Saturday, March 29, 2008

It’s rock 'n roll baby, it’s bigger than you & me

Today kids, we’ll be taking a break from the ‘lesser known’ and talking about a few major bands who have just recently put out new albums which, truth be told, give me wood. I know I always attempt to push bands you’ve never heard of however, every now and then, people need to be reminded why some bands sell millions of albums. Plus, you may have been living under a rock and missed out on a few of these monumental releases.

Starting at home, we take a glimpse at Nova Scotia’s beautiful little project known as The Trews. Now, riding high off their third release, No Time for Later, this band has proven that they are willing and able to carve a piece for themselves into music history. Combining classic rock era riffs that could tear paint off the walls, with heavy stomping drums, and songwriting that would make dad proud, The Trews have come a long way, since their 2003 release House of Ill Fame. It may have helped that they’re one of Canada’s best live acts, and have played over 500 live shows since their ’03 release. However, unlike many, this is a band which is aging beautifully. While Ill Fame was a more pop oriented, heartfelt album, No Time shows a heavier, more powerful band, which has put in their time, and has the songs to prove it. From their first single, Hold me in your Arms, to harmonic anthem, Ocean’s End, this album has it all; witty lyrics, thick vocal harmonies, thunderous drum fills, and enough guitar work to drop a thousand jaws.

As I always love professing my joy about 90’s bands who are trying to make a comeback, let’s talk about The Black Crowes. With a band that shoots through such incredible stardom, over such a long period of time, one can always expect drama. Yet, through nearly 24 years, a revolving door type lineup, and more ‘breaks’ then a compound fracture, thankfully, brotherhood has always kept this band close. Chris and Rich Robinson have always held the core of this group together. Even when the band went on indefinite hiatus, after touring on their previous studio album (2001’s Lions), the brothers stayed together, and kept playing music, albeit as an acoustic duo. However, a band with such importance and sway on music of their generation could only stay away for so long. In years leading up, members of the Crowes would form small reunions, and play alongside giants such as Tom Petty, Gov’t Mule, and Jimmy Page. It only made sense that eventually, the band would come back together.

Warpaint, their first release in over seven years, would be, in my opinion, their masterpiece. While it may lack some of the singles appeal in songs such as Hard to Handle, Lickin’, or Talks to Angels, the age and talent of these musicians would become apparent from the first chord. While I could write an essay on the brilliant composition, nuances, and musicianship of this album, I’ll summarize by saying this; never has a record been so happy to have the blues.

Alright, it wouldn’t be Shananigans if I didn’t pull out at least one diamond in the rough. During Pop Montreal 2007, I saw a show at BSL2 featuring Pride Tiger and Priestess. While this alone was enough to have me singing show tunes at the top of my lungs while swinging off a lamp post (possibly while under the influence), it would get better. Opening for the two rock Goliaths, was California’s The Binges. The Binges were formed of Japanese sisters on guitar and bass, and two guys from Cali, singing and banging the drums. With the lineup of the night, it was something to be said when we agreed that Mayuko Okai was the best guitarist we had seen that night. It also helped that the sisters were disturbingly hot, but I swear that didn’t affect our judgment. It would be Jesse who would put it best when saying, “I could masturbate to this.” If you don’t believe me, see for yourself.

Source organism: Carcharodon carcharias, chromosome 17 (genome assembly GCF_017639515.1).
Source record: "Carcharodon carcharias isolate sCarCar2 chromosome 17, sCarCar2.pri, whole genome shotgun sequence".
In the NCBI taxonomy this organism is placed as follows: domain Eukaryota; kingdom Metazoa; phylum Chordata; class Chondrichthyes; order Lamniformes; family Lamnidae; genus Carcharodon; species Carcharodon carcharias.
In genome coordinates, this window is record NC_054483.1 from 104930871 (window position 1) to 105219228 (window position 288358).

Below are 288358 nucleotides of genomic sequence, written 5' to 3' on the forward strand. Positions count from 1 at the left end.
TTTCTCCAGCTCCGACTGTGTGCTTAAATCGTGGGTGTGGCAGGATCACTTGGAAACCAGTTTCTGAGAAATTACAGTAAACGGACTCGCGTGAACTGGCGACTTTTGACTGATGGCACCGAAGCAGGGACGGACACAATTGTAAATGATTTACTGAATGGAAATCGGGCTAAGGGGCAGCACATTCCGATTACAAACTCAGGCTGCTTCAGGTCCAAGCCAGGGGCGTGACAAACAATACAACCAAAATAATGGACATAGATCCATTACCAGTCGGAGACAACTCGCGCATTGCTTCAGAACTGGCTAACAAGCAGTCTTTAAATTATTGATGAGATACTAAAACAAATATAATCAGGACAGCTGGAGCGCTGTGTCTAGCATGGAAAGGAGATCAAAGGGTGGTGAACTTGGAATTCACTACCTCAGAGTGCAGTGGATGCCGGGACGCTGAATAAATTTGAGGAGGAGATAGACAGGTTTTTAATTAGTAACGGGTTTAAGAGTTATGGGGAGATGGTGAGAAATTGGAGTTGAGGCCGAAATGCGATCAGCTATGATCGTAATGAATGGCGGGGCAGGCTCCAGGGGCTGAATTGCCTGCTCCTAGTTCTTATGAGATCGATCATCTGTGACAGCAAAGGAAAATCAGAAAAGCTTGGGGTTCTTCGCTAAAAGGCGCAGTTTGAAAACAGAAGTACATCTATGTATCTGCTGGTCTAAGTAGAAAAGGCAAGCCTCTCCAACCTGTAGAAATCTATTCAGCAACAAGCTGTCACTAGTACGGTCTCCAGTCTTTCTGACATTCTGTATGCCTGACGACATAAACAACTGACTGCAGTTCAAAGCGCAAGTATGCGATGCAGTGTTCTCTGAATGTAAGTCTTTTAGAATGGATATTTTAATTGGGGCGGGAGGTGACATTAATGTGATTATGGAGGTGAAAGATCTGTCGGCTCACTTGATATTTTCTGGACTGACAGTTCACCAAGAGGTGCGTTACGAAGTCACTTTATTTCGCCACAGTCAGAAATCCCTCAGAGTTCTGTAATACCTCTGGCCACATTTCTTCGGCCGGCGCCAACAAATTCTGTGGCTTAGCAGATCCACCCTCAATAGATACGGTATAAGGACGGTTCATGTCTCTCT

Lastly, I need to say something. Thank you Jack White, thank you. You too Brendan Benson. While the White Stripes are a force to be reckoned with, and an influence for modern American rock and roll, one has to admit that Jack White is simply not given a chance to do himself musical justice in such a limited setup. Enter The Raconteurs. If you missed their first album, Broken Boy Soldiers, stop reading this post immediately and go fucking listen to it. No seriously… fuck off; I don’t want to talk to you until after you’ve civilized your musical palate.

Now that you’ve realized that a band of our generation was able to reproduce the genius of the Beatles, we can be friends. If Soldiers was the boys’ Sgt. Pepper’s, then unquestionably, Consolers of the Lonely is the Raconteurs white album. Very rarely does an album come along which I am physically unable to stop playing, but when this happens, for nearly a week, I am unable to listen to any other music, until I have scratched the melodic itch of this album, which exists at the very core of my soul. From the infectiously sing-alongable Rich Kid Blues, to the angelic glory of You Don’t Understand Me, The Raconteurs have given us an album which will become our generation’s classic rock staple; otherwise, I’ll be going fucking bell tower.

-“I shot the sheriff, but I did not shoot the deputy. With him, I took my time.”